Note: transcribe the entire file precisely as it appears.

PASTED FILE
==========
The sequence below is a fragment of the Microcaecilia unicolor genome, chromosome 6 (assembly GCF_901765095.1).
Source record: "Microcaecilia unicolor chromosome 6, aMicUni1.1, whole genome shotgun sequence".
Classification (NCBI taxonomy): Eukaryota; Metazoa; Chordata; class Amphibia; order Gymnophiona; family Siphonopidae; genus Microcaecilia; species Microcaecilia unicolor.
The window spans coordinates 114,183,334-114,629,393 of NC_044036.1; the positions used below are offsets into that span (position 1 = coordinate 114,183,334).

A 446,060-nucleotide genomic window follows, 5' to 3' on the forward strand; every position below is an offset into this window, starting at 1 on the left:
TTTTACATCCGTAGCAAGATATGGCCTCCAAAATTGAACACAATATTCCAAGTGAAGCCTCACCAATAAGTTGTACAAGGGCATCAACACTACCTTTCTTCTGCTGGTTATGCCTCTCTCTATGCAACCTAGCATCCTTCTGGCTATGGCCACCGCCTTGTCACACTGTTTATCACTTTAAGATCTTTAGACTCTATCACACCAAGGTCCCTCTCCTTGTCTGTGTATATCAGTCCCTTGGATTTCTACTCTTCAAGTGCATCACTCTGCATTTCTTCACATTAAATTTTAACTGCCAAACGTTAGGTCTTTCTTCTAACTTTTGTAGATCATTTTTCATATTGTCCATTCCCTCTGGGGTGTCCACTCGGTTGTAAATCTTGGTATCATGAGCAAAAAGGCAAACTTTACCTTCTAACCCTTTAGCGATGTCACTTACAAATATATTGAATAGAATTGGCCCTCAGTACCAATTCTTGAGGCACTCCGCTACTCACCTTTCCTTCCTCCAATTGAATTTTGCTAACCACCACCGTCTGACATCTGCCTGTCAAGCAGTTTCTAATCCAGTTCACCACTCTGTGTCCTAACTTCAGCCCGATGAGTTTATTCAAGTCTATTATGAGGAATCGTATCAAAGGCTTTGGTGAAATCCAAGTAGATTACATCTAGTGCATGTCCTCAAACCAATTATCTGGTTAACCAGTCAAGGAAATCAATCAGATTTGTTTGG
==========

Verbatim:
The sequence below is a fragment of the Microcaecilia unicolor genome, chromosome 6 (assembly GCF_901765095.1).
Source record: "Microcaecilia unicolor chromosome 6, aMicUni1.1, whole genome shotgun sequence".
Classification (NCBI taxonomy): Eukaryota; Metazoa; Chordata; class Amphibia; order Gymnophiona; family Siphonopidae; genus Microcaecilia; species Microcaecilia unicolor.
The window spans coordinates 114,183,334-114,629,393 of NC_044036.1; the positions used below are offsets into that span (position 1 = coordinate 114,183,334).

A 446,060-nucleotide genomic window follows, 5' to 3' on the forward strand; every position below is an offset into this window, starting at 1 on the left:
TTTTACATCCGTAGCAAGATATGGCCTCCAAAATTGAACACAATATTCCAAGTGAAGCCTCACCAATAAGTTGTACAAGGGCATCAACACTACCTTTCTTCTGCTGGTTATGCCTCTCTCTATGCAACCTAGCATCCTTCTGGCTATGGCCACCGCCTTGTCACACTGTTTATCACTTTAAGATCTTTAGACTCTATCACACCAAGGTCCCTCTCCTTGTCTGTGTATATCAGTCCCTTGGATTTCTACTCTTCAAGTGCATCACTCTGCATTTCTTCACATTAAATTTTAACTGCCAAACGTTAGGTCTTTCTTCTAACTTTTGTAGATCATTTTTCATATTGTCCATTCCCTCTGGGGTGTCCACTCGGTTGTAAATCTTGGTATCATGAGCAAAAAGGCAAACTTTACCTTCTAACCCTTTAGCGATGTCACTTACAAATATATTGAATAGAATTGGCCCTCAGTACCAATTCTTGAGGCACTCCGCTACTCACCTTTCCTTCCTCCAATTGAATTTTGCTAACCACCACCGTCTGACATCTGCCTGTCAAGCAGTTTCTAATCCAGTTCACCACTCTGTGTCCTAACTTCAGCCCGATGAGTTTATTCAAGTCTATTATGAGGAATCGTATCAAAGGCTTTGGTGAAATCCAAGTAGATTACATCTAGTGCATGTCCTCAAACCAATTATCTGGTTAACCAGTCAAGGAAATCAATCAGATTTGTTTGG